On Human Devolution, opens a new window by Deathcraeft
For this Halloween season, take a listen to Thrash-Death-Black Metal trio Deathcraeft’s debut album On Human Devolution. For the uninitiated, Trash is defined by fast, loud, harsh-sounding music that combines elements of punk and heavy metal. Black Metal deals with supernatural motifs, and Death Metal uses imagery that invokes dark themes including death, suffering and destruction. Meaning this is not a light listen in more ways than one. That said, On Human Devolution proves that Deathcraeft are masters of their craft. It’s clear early on that the three members of Deathcraeft have mastered and could comfortably play any style or subgenre of Metal and their unique blend of genres make them stand out among other Metal acts.
On Human Devolution is a concept album based on the Cthulhu Mythos by H.P. Lovecraft, opens a new window, with a mix of socio-political themes. Deathcraeft hail from Greece, which has seen an unstable economy for over a decade and was front and center during the Syrian refugee crisis. The content is clear in the title of the album and highlights, as vocalist Nikonas Tsolakos stated in an exclusive interview on the website Metal Noise, "the self-destructing nature of humans."
The first song, “The Ritual,” opens with an eerie and sparse intro that is reminiscent of a train (or is it a ship? Maybe a helicopter?) moving away over a canvas of fog. Like a rollercoaster slowly taking the listener up the first ascent, “The Ritual” builds tension before crashing into a cacophony of gravelly screamed prayers to the octopus-like Elder God, Cthulu, to “RISE!” and fulfill the promises to release humans from their “empty lives and lies.” It’s all downhill, in the best way possible, from here on out.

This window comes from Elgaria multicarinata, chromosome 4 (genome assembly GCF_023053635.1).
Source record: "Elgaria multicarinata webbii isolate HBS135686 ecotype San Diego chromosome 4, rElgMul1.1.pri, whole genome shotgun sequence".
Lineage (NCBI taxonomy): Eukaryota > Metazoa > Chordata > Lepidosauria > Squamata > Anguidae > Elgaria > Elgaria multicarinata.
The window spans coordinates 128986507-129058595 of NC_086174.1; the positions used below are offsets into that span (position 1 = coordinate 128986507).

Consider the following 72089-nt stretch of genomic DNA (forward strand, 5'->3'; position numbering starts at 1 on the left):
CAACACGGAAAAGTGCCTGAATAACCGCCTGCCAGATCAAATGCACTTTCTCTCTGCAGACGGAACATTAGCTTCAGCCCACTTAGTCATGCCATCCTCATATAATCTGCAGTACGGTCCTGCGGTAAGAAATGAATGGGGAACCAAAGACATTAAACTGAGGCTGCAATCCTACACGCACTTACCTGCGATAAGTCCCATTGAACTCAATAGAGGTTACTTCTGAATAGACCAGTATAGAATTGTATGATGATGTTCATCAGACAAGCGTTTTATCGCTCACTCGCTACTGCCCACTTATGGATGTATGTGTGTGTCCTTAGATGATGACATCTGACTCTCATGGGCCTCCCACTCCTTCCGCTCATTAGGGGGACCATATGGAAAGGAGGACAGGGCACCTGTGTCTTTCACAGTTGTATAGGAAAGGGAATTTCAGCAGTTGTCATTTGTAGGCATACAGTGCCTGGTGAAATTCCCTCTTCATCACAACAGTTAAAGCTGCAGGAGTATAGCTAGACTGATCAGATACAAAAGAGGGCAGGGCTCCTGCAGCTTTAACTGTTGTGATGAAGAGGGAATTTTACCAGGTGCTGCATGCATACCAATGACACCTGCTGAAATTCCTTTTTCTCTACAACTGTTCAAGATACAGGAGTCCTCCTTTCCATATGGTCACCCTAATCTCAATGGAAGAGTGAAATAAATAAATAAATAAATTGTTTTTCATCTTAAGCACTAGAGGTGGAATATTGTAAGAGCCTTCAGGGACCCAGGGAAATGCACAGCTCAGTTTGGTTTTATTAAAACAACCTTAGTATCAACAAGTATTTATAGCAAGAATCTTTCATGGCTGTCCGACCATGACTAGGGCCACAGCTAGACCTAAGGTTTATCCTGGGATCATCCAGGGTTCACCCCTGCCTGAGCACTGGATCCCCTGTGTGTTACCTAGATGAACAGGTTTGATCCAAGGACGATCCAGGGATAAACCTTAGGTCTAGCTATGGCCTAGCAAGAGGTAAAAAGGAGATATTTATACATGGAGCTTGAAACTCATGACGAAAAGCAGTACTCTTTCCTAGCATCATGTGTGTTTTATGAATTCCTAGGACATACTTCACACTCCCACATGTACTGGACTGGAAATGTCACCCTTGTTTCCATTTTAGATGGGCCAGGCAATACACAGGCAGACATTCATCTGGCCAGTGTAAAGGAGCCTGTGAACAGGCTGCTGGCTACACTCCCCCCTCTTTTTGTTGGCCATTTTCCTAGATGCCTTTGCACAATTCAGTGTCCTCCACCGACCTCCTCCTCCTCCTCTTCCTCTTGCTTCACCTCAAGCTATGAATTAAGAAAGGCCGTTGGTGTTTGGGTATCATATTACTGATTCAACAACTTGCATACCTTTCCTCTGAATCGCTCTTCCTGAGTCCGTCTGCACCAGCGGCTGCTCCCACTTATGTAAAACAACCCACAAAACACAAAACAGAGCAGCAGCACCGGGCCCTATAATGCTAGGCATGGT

Standout track “Spreading Lies” begins with a paranoid orchestral that calls back to classic suspense films. If “Spreading Lies” is another rollercoaster, it is one that spirals in loops and kettles of chanting punctuated by thrash inspired blast beats from drummer Giannis Chiondidis. The song comes to an abrupt and jaw-dropping end that leaves listeners blinking in awe and asking, “Did that just happen?”
If some songs from On Human Devolution are roller coasters, “Survival” – with its literal invitation to oblivion (“Sleeping, stirring, dreaming for eternity”) and its contradictory start at breakneck speed then turn to a steady thrum – is the funhouse. Rather than stomach-churning momentum, “Survival” feels like a hypnotic fade out.
Throughout, On Human Devolution is a fast and wild ride. If you enjoy aggressive, intelligent and literary metal, look no further. Deathcraeft has delivered a holy tome for your listening pleasure. - Jami (Downtown)